Obviously, the article has some over-generalizations, but I would say there's a large amount of truth. Just look at the numbers: The Asians to Non-Hispanic Caucasian ratio in the US is roughly 1:4 (roughly the same in California, where I live). And yet, the ratio to Asians to Whites in, say, the UC system is almost 3:2. The UC results are eye-opening because there's no affirmative action in the UCs; however, you'll also find similar disparities in other elite private colleges (Harvard, etc.), though at not such a large degree since many such colleges have affirmative action (and I believe some studies have shown that affirmative action have created caps on Asian admissions).

Asians also test significantly better in standardized tests (I believe it's like a 50-point difference on average, although standardized tests aren't any reliable indicator of intelligence, it is a large factor in college admissions, which is were a large proportion of Asian parents focus their children's attention).

So the results seem to indicate one of 2 things (or both): either Asians are born smarter than Whites (perhaps in math (but not likely), but probably not in English/languages) or their upbringing is more education/college-focused (one of the points that the WSJ article is trying to make).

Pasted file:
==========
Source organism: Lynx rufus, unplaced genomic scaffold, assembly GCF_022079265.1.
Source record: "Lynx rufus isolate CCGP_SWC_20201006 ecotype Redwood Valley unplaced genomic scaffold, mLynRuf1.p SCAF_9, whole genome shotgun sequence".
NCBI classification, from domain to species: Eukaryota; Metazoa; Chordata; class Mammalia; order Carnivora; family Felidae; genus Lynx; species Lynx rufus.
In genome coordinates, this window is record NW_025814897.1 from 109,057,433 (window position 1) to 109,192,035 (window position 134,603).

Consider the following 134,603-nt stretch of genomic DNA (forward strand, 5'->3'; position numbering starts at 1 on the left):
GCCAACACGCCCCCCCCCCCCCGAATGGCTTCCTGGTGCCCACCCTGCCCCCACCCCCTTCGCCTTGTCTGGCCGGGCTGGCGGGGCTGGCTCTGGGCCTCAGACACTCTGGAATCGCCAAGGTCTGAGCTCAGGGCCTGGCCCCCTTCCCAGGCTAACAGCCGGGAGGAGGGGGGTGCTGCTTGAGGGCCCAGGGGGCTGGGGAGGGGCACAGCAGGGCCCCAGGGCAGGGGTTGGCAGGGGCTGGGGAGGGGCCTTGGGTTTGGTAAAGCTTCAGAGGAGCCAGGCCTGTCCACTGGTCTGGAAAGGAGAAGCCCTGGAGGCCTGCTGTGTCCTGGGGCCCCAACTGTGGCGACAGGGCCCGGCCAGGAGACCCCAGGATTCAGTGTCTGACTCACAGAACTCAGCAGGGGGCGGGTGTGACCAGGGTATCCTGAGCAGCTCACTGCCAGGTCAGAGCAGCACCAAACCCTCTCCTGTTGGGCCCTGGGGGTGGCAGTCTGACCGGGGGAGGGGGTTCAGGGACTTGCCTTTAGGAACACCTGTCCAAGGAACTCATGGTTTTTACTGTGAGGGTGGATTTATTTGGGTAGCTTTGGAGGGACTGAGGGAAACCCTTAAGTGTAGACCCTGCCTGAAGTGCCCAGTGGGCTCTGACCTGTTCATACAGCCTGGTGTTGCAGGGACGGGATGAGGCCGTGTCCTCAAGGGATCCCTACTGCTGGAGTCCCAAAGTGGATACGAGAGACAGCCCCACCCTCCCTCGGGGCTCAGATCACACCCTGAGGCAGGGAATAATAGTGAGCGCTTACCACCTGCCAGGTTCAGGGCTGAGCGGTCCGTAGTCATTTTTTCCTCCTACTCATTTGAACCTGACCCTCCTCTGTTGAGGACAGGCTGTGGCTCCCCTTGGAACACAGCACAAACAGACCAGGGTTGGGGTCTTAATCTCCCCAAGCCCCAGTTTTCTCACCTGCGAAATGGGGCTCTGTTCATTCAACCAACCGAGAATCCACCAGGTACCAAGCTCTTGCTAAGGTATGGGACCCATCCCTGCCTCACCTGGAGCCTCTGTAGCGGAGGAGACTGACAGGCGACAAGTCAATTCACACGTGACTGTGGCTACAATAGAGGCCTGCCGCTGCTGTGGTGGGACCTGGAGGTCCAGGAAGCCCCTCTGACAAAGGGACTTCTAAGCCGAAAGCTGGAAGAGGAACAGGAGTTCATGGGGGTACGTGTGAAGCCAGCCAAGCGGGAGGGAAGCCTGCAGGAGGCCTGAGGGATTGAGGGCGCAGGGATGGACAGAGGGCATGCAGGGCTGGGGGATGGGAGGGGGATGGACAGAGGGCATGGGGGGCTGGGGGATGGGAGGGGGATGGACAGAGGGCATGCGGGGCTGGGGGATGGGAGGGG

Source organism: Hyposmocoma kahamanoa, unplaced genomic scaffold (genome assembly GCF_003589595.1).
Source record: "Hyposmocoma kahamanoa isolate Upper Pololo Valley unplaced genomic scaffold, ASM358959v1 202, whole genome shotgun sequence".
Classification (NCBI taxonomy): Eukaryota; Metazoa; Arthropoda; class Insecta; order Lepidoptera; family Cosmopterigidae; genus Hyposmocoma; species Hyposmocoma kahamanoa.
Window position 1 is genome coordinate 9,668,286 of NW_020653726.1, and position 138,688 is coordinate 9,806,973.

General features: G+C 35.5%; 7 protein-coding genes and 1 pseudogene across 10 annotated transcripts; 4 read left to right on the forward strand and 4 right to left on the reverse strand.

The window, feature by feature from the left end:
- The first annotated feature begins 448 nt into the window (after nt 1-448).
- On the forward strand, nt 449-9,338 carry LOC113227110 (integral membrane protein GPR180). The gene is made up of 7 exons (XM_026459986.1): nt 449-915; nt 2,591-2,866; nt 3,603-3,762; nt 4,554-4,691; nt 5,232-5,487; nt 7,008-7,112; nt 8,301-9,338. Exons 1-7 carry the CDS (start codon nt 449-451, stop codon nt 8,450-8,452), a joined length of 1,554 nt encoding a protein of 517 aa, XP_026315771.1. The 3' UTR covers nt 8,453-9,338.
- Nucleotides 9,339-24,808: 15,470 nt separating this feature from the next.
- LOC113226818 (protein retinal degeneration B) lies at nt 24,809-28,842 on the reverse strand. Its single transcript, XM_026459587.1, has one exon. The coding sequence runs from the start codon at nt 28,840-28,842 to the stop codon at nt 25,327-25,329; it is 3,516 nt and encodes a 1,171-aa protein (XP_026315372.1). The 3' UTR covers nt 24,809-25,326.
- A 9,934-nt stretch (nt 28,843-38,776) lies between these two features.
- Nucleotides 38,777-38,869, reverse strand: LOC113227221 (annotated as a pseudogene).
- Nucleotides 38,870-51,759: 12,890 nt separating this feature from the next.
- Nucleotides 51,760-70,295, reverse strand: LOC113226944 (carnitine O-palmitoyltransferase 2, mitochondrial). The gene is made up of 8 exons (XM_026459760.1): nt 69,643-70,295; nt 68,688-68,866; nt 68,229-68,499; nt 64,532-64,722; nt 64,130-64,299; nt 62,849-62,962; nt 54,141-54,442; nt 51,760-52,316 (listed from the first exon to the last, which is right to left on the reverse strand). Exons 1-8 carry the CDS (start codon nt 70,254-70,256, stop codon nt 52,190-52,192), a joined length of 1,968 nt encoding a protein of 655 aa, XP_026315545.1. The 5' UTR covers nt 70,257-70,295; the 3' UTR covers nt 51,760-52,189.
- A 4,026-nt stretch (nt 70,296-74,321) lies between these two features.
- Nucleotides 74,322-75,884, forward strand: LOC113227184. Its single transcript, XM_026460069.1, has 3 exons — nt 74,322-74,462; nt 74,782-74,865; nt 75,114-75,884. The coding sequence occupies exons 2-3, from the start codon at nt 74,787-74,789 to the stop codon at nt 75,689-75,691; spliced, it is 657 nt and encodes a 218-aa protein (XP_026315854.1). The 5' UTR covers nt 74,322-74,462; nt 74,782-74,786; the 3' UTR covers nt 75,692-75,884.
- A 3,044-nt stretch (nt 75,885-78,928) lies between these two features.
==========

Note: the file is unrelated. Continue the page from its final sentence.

Edit: Having gone through it myself, I will have to say, as much as I detested it, I think it was good for me, and a lot of my Asian friends (back in high school, junior high, etc.) would say that it was more beneficial that detrimental. I don't know if I would say it's the BEST way to raise a child, but one can definitely learn from the old-school Asian parenting-style of strictness and goal-oriented achievement. Ultimately, I think that somewhere in the middle ground is the best: significant parental oversight to make sure the child is on track, but slack/freedom where the child has earned it and won't be a material deterrent to achievement.
+10000x

if you look at the corporate world, you see the same difference in numbers: asian american and/or desi (indian/pakistani/etc) people are disproportionately represented (as compared to their percentage of the overall US population). A couple of areas where i've seen this are:
-ibanking
-management consulting
-in a corporate setting, any corporate strategy, corp development group, engineering, product management

in contrast (at least in the hi tech companies i have experience with), i'll see more whites in back office functions like finance, HR, procurement, etc